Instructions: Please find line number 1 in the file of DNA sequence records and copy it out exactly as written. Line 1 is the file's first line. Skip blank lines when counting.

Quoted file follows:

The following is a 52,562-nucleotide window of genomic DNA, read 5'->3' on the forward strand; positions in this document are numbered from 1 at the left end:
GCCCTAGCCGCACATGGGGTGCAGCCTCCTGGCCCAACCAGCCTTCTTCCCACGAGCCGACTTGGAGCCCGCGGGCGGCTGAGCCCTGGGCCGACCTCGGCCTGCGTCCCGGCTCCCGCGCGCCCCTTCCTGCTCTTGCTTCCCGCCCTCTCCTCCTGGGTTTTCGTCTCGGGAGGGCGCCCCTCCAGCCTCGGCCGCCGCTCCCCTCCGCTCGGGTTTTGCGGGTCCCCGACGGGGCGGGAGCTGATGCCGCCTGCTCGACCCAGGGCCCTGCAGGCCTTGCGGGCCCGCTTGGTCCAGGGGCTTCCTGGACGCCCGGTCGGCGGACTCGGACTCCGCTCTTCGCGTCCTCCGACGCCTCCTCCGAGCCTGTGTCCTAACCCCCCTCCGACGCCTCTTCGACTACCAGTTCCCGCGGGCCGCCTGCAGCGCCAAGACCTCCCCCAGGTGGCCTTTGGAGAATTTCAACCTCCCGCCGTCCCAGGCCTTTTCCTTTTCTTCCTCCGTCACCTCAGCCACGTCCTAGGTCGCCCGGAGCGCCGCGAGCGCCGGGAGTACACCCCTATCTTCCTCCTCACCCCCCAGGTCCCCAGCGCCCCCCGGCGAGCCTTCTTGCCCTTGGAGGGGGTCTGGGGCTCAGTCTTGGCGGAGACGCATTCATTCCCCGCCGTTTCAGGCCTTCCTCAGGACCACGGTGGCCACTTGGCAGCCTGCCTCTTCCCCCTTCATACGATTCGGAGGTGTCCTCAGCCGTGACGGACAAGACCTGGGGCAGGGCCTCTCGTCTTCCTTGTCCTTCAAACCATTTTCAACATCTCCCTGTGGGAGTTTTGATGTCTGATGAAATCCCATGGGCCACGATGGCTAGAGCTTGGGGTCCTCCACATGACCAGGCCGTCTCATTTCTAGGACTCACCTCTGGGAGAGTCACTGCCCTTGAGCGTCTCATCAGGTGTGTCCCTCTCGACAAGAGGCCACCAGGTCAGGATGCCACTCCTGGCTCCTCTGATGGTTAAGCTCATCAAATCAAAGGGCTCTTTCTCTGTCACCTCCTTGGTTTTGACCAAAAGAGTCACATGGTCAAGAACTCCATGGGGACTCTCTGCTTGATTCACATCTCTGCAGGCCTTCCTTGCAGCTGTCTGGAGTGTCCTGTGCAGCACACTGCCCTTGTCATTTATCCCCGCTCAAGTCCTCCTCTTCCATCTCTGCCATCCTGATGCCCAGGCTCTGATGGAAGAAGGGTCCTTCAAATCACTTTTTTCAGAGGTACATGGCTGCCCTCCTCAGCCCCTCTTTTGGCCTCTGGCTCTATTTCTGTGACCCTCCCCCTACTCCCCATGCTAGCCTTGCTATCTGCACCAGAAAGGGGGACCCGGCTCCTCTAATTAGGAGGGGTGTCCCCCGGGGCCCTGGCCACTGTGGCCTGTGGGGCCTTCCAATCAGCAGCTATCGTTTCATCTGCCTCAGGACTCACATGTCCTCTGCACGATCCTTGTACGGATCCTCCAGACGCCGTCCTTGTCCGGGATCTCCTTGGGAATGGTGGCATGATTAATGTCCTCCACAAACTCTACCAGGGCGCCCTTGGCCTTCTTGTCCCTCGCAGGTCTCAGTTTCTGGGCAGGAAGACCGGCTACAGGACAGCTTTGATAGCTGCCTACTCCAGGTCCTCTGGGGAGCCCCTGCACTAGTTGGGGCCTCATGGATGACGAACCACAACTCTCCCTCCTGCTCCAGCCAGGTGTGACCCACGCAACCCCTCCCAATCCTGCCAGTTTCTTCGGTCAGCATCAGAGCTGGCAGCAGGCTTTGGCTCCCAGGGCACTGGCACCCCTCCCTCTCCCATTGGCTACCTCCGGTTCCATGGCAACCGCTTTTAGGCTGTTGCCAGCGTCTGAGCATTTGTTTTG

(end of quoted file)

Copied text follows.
The following is a 52,562-nucleotide window of genomic DNA, read 5'->3' on the forward strand; positions in this document are numbered from 1 at the left end: